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My time and experience at El Sur has been an exercise in setting up a remote studio, or laboratory, which I have used to engage in play, and experiment while continuing my regular practice of daily drawing and painting.The time I’ve spent here has been a deepening of this daily practice, and an elongation of the time spent. The guiding principle of the studio play has been PLAY itself.

Drawing and creating color studies, linear compositions, quasi-geometric paintings on several scale. Whether on 8x11 sandpaper, larger format papers, and wall drawings on the residency property itself.

Currently I have been looking at and taking a great deal of inspiration from vintage board games, Pinball machines, and games of chance. Game boards like Parcheesi, Checkers, Chess and Sorry! mainly from the point of view of geometry, aesthetics, and the surfaces of the boards themselves. My creative practice includes figuration, as well as abstract, and non-objective modalities.

The context of my cohort at El Sur, with Mexico City herself as the container, and its multivalent art history has had a major impact on my work, both before attending this residency, and now on a deeper level as I have spent this time here in Tlalpan working and painting.

Folk Arts of Mexico, and their complex color relationships and application, the rich heritage of mural painting, and the vernacular traditions and practices of painted spaces, facades and homes are perpetually woven into my imagination.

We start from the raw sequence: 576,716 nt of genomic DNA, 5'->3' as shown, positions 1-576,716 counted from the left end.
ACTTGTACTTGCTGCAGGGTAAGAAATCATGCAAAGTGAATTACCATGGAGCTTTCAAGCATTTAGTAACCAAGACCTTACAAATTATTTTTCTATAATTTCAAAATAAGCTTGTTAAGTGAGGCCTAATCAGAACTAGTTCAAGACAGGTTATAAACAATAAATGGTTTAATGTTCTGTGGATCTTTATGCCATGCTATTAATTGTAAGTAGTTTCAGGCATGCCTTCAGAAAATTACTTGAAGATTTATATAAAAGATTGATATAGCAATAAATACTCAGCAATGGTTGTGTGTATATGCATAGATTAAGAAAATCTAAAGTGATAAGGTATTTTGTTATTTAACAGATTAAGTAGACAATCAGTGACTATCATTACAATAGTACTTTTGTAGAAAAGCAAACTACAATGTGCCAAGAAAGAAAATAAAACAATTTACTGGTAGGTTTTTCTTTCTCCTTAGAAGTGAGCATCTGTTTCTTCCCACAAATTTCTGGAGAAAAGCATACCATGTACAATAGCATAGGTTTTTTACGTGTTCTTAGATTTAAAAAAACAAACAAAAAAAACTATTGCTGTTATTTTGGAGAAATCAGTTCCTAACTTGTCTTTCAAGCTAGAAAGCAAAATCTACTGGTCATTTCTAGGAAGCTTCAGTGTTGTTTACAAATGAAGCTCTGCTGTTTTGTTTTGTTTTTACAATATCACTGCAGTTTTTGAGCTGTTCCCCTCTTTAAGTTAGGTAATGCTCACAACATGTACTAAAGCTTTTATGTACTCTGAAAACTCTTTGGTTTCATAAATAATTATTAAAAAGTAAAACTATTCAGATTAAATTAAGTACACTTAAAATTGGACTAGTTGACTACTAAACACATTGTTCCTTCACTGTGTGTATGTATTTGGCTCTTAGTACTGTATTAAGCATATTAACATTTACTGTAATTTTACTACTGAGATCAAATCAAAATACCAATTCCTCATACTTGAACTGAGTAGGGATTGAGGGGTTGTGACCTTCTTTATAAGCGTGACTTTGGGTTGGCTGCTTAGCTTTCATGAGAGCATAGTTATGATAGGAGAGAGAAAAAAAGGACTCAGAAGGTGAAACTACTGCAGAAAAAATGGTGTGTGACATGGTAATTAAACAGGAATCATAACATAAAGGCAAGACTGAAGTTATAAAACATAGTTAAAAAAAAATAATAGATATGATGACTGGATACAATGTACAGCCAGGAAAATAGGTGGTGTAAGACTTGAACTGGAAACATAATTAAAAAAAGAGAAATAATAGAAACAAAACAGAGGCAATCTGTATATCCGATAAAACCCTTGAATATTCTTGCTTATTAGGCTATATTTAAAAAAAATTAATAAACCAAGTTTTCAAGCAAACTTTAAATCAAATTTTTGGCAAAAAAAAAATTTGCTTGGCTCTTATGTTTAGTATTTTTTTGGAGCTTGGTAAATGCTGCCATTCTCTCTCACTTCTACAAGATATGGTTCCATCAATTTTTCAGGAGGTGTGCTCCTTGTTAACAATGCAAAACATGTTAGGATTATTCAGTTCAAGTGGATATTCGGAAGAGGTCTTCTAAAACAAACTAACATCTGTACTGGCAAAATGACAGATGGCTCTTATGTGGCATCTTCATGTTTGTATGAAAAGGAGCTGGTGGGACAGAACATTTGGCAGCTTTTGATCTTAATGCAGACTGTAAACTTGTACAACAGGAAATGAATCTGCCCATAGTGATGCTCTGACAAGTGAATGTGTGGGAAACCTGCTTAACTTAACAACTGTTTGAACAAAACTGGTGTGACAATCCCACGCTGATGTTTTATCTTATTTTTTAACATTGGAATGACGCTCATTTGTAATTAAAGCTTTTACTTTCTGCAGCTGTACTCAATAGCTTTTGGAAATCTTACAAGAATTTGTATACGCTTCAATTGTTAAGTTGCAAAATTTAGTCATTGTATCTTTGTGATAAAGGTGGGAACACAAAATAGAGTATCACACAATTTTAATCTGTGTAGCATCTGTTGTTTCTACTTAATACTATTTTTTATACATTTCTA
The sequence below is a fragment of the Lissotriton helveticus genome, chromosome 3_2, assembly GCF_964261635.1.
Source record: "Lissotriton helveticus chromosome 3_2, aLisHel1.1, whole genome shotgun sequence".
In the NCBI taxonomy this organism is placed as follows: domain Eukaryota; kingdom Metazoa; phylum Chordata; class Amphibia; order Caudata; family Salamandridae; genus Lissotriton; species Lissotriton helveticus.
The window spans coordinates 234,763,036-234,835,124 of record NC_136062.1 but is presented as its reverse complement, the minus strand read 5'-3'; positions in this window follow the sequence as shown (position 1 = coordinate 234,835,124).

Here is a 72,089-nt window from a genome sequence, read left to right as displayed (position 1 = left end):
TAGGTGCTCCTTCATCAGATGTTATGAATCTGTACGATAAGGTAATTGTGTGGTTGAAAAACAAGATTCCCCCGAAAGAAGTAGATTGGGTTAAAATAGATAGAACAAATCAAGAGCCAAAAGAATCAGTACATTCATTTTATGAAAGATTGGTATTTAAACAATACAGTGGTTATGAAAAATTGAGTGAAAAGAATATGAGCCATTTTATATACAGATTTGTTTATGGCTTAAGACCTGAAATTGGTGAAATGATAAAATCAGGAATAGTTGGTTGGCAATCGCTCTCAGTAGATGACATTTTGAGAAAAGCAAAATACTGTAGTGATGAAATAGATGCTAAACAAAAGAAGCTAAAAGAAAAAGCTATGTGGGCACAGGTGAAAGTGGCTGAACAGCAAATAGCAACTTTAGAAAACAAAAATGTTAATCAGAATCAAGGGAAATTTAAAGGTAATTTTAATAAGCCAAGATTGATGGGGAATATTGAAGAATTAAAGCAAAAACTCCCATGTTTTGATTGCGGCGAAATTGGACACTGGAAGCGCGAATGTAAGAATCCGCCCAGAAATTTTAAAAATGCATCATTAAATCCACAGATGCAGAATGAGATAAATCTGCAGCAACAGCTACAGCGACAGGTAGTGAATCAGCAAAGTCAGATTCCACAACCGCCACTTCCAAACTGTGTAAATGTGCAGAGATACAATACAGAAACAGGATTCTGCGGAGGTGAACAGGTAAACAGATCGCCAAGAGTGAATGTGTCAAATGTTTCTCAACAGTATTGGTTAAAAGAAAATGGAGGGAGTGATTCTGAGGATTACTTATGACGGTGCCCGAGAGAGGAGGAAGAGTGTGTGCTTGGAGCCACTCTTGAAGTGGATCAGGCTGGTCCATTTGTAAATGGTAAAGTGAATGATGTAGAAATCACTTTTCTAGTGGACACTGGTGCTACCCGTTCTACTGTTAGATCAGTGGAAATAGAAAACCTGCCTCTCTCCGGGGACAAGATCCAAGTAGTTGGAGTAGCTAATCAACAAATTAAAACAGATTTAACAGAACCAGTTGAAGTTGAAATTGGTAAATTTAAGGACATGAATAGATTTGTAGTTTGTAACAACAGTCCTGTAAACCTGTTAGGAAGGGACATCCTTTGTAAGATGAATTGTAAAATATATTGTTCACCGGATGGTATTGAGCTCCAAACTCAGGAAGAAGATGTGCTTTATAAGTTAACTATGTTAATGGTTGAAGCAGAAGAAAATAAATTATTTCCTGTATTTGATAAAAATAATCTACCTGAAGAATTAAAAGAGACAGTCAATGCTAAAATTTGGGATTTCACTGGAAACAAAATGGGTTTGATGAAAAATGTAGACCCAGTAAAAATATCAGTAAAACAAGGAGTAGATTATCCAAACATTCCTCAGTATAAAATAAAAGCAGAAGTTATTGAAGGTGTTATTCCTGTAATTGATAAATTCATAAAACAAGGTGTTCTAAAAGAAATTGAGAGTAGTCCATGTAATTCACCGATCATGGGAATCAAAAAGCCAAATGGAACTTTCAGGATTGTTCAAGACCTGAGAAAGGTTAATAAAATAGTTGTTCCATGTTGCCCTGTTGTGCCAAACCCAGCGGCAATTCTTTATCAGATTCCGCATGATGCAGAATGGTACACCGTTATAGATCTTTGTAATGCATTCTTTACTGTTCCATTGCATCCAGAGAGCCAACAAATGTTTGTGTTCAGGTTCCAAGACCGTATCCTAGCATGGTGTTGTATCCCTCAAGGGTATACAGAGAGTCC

This presentation I call “Painted Spectacle ”, presents the drawings and paintings I have made here in the studio during my residency at El Sur - the works are mostly on paper. It also includes the opportunity to see the site specific “wall drawings” on the property here at El Sur.

The wall works I created for this residency, although related to or inspired from the visual study of board game graphics, are nonetheless less very independent of them.They are simple 3 and 4 color compositions that have pseudo symmetry and balance, but are loose and wobbly nonetheless.

Immersed in the color field painting that is CDMX; I am compelled to engage in my practice of wall drawing or making small murals. As I made them I meditated upon the lineage of artists who have been touched by and touched Mexico, and its traditions of engaging color and space. Luis Barragan’s yellows, Josef Albers' panoply of color and color theory, James Turrell’s residency in Casa Gilardi , Rufino Tamayo’s pinks, reds, and greens, Frida’s blue. The wall drawings are quiet offerings to this conversation around color and space.

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